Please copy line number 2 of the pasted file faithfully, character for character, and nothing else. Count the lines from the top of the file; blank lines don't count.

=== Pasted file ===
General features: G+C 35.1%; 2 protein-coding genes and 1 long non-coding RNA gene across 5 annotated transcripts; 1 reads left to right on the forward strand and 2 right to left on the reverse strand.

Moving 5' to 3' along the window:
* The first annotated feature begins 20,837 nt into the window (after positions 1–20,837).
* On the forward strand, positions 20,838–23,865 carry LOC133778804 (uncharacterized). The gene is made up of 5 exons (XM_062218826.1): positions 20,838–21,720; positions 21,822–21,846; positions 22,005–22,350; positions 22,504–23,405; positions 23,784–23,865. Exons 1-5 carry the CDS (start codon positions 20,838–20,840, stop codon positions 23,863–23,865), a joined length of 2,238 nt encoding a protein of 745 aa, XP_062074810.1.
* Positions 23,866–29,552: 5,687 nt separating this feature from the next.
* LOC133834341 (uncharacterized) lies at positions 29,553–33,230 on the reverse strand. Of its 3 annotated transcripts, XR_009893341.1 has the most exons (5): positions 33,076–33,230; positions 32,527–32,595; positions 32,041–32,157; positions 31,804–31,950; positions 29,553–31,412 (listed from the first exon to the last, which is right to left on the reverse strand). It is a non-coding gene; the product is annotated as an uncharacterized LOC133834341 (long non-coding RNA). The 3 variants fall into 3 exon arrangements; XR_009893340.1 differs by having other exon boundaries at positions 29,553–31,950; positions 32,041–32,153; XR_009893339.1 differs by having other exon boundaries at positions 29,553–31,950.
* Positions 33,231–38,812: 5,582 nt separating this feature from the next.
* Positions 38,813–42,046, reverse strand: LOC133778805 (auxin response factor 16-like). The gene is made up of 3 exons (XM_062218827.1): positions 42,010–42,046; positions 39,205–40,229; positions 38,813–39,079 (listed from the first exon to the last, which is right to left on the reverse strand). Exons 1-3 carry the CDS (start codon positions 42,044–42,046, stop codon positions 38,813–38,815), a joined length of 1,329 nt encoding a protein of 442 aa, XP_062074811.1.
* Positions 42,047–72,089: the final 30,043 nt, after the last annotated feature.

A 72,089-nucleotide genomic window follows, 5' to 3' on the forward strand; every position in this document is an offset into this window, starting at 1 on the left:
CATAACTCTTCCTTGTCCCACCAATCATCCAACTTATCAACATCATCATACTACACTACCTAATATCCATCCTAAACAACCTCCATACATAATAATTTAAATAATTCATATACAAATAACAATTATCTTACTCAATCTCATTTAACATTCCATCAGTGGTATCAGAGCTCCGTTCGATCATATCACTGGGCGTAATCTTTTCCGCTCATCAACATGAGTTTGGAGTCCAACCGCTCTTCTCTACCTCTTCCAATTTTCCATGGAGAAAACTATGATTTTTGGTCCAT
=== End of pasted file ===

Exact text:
Moving 5' to 3' along the window: